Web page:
Poor, deluded Whitney has seen the negative attitude that most Americans have about mathematics--it's boring, it's confusing, it's unrelated to everyday life--and concluded that Americans need a mathematical awakening.
To prompt it, he's spearheading the creation of a Math Museum in New York City, the only one of its kind in North America. (There had been a small math museum on Long Island, the Goudreau Museum. It closed in 2006).
Whitney reports that he loved math in high school and college, but didn't think he was likely to make it as a pure researcher. He went to work for a hedge fund, creating statistical models for trading. When the Goudreau Museum closed, he organized a group to explore opening a math museum that would be more ambitious.
A rendering of the plan is shown below.
All around us to the point that Whitney currently gives math walking tours in New York City. As he notes in a recent interview in Nature, math is in "the algorithms used to control traffic lights, the mathematical issues involved in keeping the subway running, the symmetry of the mouldings on the sides of buildings and the unusual geometry that gives gingko trees their distinctive shape."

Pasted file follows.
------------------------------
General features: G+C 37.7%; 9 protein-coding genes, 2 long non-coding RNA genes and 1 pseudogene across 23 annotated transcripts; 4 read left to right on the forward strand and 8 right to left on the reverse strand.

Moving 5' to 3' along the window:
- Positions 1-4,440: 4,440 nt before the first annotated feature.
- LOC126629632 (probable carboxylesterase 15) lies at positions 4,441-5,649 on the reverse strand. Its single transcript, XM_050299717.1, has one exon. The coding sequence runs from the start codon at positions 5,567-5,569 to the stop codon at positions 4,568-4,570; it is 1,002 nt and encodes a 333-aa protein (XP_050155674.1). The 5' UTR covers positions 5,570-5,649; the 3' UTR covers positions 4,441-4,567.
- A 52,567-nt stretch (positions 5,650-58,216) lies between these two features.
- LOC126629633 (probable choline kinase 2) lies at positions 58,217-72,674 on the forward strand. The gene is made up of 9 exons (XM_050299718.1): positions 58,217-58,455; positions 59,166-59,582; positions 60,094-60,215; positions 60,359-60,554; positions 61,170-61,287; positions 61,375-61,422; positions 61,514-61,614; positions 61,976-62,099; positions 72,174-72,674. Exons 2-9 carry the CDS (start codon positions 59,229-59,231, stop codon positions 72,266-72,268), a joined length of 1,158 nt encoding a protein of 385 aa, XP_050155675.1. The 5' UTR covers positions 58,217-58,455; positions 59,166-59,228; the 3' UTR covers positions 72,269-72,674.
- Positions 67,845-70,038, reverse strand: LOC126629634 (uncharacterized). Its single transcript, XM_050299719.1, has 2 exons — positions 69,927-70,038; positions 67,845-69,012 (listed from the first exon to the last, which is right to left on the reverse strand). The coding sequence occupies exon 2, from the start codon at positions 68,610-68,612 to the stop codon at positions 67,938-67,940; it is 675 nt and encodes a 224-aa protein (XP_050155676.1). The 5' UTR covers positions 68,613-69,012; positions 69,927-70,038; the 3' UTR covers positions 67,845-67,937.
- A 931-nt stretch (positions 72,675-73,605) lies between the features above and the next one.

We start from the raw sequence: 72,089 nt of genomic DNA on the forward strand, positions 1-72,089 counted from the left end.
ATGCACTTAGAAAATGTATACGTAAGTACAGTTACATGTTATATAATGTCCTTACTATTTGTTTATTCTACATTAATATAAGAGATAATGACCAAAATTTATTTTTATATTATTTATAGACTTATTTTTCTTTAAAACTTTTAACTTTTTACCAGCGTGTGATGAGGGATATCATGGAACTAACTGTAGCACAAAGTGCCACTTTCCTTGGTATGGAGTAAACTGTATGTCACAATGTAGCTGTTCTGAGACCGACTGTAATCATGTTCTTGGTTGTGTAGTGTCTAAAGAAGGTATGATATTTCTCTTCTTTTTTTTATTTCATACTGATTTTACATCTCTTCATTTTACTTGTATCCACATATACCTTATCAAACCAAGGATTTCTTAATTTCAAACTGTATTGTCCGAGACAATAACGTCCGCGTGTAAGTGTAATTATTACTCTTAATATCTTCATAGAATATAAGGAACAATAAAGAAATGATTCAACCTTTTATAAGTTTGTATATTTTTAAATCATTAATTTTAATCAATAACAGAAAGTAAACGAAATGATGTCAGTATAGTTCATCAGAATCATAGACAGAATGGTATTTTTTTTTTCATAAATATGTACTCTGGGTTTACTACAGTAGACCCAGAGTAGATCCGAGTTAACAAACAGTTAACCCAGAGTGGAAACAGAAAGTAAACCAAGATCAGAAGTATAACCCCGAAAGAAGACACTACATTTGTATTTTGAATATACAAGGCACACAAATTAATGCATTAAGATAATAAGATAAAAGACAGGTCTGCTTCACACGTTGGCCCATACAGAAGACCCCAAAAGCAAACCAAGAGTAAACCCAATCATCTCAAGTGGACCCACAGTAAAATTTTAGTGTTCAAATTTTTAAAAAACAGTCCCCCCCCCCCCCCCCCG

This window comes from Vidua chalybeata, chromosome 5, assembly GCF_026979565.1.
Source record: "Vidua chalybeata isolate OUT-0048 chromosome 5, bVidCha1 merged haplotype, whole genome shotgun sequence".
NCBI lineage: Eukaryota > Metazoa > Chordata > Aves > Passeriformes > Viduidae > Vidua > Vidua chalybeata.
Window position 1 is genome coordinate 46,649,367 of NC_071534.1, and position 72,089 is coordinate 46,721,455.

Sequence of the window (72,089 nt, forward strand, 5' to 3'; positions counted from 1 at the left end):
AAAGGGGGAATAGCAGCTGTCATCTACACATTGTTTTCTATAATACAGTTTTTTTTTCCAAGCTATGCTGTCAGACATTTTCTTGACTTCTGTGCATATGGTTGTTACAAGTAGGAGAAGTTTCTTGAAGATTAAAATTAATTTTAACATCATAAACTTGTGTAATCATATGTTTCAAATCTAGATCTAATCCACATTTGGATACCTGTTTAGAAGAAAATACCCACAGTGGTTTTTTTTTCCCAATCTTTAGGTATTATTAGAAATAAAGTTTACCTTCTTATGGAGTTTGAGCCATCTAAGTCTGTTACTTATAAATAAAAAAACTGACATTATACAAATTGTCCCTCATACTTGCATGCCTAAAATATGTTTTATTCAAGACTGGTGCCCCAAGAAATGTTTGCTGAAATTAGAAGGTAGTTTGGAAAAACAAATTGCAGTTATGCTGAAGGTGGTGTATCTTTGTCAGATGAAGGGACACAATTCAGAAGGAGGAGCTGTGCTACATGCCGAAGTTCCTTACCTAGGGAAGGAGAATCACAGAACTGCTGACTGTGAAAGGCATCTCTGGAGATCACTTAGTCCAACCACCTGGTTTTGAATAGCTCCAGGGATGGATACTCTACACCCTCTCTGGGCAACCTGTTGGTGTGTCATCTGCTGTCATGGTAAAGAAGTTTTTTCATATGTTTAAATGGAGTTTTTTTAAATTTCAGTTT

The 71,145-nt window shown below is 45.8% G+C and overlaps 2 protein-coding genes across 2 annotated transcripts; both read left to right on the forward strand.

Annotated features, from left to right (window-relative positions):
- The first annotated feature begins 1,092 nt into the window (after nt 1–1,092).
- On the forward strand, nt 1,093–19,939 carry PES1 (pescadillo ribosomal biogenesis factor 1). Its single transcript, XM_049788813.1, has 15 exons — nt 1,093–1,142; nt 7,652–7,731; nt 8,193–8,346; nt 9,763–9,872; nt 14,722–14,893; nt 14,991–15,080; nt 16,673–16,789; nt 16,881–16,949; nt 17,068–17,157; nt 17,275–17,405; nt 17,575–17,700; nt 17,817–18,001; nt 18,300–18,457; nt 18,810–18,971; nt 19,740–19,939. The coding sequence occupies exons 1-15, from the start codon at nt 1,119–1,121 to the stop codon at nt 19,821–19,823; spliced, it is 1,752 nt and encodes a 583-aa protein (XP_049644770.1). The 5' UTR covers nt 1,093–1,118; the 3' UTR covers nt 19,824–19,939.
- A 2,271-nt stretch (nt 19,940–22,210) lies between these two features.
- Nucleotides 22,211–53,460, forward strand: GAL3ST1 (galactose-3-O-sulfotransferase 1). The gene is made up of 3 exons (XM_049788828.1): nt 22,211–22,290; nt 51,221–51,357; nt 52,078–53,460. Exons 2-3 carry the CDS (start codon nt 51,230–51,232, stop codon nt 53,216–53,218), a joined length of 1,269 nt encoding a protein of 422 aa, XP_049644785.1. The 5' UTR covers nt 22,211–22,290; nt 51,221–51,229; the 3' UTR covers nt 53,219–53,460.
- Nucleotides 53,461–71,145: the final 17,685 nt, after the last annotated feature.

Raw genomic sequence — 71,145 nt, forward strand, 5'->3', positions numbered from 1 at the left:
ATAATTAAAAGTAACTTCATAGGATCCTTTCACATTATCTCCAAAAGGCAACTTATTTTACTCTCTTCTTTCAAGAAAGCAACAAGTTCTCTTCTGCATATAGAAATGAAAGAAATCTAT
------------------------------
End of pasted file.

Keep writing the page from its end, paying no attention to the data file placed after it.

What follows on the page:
A traveling exhibition, Math Midway, has been making the rounds of science museums around the country, whetting appetites for the the grand opening (December 15th, 2012).
The most popular exhibit is a tricycle with square wheels which can be ridden smoothly on a track with inverted curves, calculated to keep the axles of the trike level. In the photo below it's ridden by Joel Klein (former New York chancellor of education and current leader of News Corporation's education venture).
Next impossible challenge: persuade people who think that math is mostly irrelevant and should be dropped from public schooling for most kids that they are wrong.
The Math Museum looks like a long step toward making that goal seem possible.
More at MoMath.org.